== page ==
Police & Fire

Beyond the uniform: Discover the realities of policing in Park City’s Citizen Academy

PARK CITY, Utah — It’s that time of the year when the Park City Police Department is accepting applications for this year’s Citizen Academy. While not for the faint of heart, the program is an eye opening experience for those looking to see more behind the scenes of what it really means to be a police officer in this day and age.

Office Terry Knechtel has been with the Citizen Academy since day one, 14 years ago, and his fervor for this upcoming year is like he just started the gig. As a longtime officer of the Park City Police Department, he’s seen a lot and is eager to share the ins and outs of policing with this year’s class.

“There’s a lot of stigma and stereotyping and guessing of what we do, and if you listen to the news [or TV] more often than not, they don’t actually get it accurate or right,” Knechtel said. “So essentially we bring the community in and they get a chance to experience and learn about what we do that they normally wouldn’t be exposed to.”

Knechtel is so dedicated to the education of the students in the academy that each year, he dons a “bite suit” and lets the attendees witness a true police K9 dog attack.

“They wouldn’t actually get a chance to be close to a patrol dog,” Knechtel said. “Unless, of course, they’re involved in a situation where that dog is brought in. So, we make it easy so that they get a chance to watch just what that dog can do.”

In the beginning years of the program, and during the dog attacks, Knechtel recalls putting on a bite suit that was older and a bit more used than he was aware. Bite suits are actually made out of the same materials as fire hoses, so thick and heavy that it’s a workout just to put one on. After the attack, Knechtel said, “The handler didn’t tell me it was an old suit… I walked out, and I had bruises all over my arms because it’s not just the teeth, the jaws generate a lot of pressure. [These dogs are] also known as “malligators,” that’s why the military uses Malinois overseas.” But through training with these bite suits, Knechtel says he has no fear of dog attacks now; it doesn’t phase him.

The Academy has a total of 10 different classes going over the following pieces of Police training:

Crime Scene Investigation
Domestic Violence and Law
Jail Tour
Incident Command / Fire EMS
VIRTRA training (Attorney General’s office)
Traffic Stops / Traffic Law
Range / Gun Club
K-9 Unit

Knechtel has a few personal favorites, outside of letting himself be attacked by a dog: the VIRTRA training and the SWAT unit. These parts of the program give some direct real-life experience for those looking for an adrenaline rush and to learn how to remain calm under extreme stress.

SWAT training includes a look into how the SWAT teams handle home invasions safely. This includes the use of a “flash bang,” which is extremely bright and at a volume level that Knechtel can’t even describe. SWAT uses these for distraction when going into homes so they can go in safely. But people don’t realize the intensity of this without witnessing it personally.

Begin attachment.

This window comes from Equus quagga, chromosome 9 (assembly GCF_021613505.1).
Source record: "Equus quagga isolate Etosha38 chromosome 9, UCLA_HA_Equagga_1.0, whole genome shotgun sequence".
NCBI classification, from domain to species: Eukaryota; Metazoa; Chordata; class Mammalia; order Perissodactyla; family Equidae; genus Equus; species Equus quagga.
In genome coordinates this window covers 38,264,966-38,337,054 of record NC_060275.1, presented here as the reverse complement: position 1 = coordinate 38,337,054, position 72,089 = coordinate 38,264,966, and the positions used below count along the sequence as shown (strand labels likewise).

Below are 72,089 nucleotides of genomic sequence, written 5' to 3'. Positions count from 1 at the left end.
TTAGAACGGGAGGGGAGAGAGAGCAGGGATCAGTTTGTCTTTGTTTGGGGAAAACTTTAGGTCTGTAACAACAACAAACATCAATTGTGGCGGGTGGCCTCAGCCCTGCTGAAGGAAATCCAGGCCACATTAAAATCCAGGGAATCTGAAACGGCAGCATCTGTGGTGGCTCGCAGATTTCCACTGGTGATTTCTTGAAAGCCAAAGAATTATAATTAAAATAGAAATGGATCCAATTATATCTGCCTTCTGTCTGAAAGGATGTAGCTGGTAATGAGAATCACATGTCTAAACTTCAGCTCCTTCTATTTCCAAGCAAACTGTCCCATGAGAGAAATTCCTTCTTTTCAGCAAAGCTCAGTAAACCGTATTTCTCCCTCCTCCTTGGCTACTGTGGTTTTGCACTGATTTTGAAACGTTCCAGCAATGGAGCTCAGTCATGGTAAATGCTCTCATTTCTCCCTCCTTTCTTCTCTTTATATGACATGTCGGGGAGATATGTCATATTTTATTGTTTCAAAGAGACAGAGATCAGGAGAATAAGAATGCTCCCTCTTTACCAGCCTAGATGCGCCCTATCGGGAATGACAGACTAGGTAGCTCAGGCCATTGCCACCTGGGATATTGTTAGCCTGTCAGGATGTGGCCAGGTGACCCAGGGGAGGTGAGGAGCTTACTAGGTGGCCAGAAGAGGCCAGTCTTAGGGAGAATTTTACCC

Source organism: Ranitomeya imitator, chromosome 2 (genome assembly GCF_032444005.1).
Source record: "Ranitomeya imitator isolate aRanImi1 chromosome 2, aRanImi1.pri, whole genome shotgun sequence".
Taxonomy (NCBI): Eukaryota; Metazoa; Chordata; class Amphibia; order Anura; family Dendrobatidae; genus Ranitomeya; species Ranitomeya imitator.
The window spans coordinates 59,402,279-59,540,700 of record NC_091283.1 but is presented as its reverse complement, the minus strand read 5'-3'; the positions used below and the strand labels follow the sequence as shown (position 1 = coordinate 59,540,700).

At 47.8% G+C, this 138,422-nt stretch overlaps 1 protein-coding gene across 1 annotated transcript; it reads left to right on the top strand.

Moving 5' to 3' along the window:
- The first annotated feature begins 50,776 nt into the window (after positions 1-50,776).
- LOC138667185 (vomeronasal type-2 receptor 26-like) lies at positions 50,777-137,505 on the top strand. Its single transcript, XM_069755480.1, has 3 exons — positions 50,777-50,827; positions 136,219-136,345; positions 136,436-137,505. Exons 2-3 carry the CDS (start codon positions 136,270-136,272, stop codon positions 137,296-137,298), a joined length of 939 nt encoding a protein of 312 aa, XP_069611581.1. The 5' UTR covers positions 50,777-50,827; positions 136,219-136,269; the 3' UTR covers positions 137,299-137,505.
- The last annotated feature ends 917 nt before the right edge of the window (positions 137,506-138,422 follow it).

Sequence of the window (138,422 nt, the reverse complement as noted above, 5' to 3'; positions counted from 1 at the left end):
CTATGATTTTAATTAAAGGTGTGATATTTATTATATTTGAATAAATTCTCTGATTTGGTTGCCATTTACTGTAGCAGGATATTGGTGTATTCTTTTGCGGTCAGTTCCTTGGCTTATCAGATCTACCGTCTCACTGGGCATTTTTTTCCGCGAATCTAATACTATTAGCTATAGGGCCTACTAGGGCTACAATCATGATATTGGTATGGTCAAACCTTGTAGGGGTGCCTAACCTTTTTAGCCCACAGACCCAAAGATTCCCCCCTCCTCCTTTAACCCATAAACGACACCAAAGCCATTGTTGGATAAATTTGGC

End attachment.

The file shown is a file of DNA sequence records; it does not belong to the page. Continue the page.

“The instructor tells you, ‘When it goes off, if you’re going to look at it, understand you’re not going to be seeing stars, you’re going to be seeing galaxies because this thing is bright, but open your mouth so that it’ll equalize the pressure that will go into your ears [from the sound],’” Knechtel explains.

The other significant ‘experience’ is the VirTra training, which is a virtual reality experience to give people a close-up view of an active shooter scenario. VIRTRA is a 300° movie theater where participants will go in, be hooked up to electrodes on their bodies, and run through different police scenarios. If participants get shot in the scene, they actually get shocked (like a paintball gun hit), but the scenario doesn’t end when shot; they have to continue to think and move through the situation.

“I’ve had attendees bow out and say, ‘I can’t, there’s no way I can do this.’ And I’m like, ‘What, why?’ ‘It’s just too high stress,’ and I totally get it,” Knechtel said, explaining the point of these interactive real-life scenarios is for pushing reactions, and to help control them. “They’re putting you through this to get you to a stress level to see how you react. It’s also to get you used to it… Don’t lock up, don’t curl up in the fetal position. ”

While the program is a great way to gain new recruits to the department, it’s also seen as the best PR they can get. “You folks are going to walk out of here with a better understanding of what it is we do. You are going to be our mouthpiece,” Knechtel said.

Knechtel urges the public to remember that, at the end of the day, cops are people too, and some days are more traumatic and emotional than people would think.

“Some of the calls… just what I’ve been on… that’s going to stay with me forever,” he said.

Just as anyone has a bad day, Knechtel regrets moments from some of his job encounters, saying, “I’m kicking myself for saying you should have been better, should have been nicer. And I can guarantee you that the next stop after that is going to be much better than the one prior because I learned from it.”

The program lasts 12 weeks, including an introduction and graduation, with 10 class sessions. It starts May 1, and applications will be accepted until it fills up. Twenty will be accepted into this year’s program. The program accepts those 18 years and older, and a background check is required.

To apply for the Citizen Academy, visit the Park City Police Department website. For any direct questions, Officer Knechtel can be reached at 435-615-5500.

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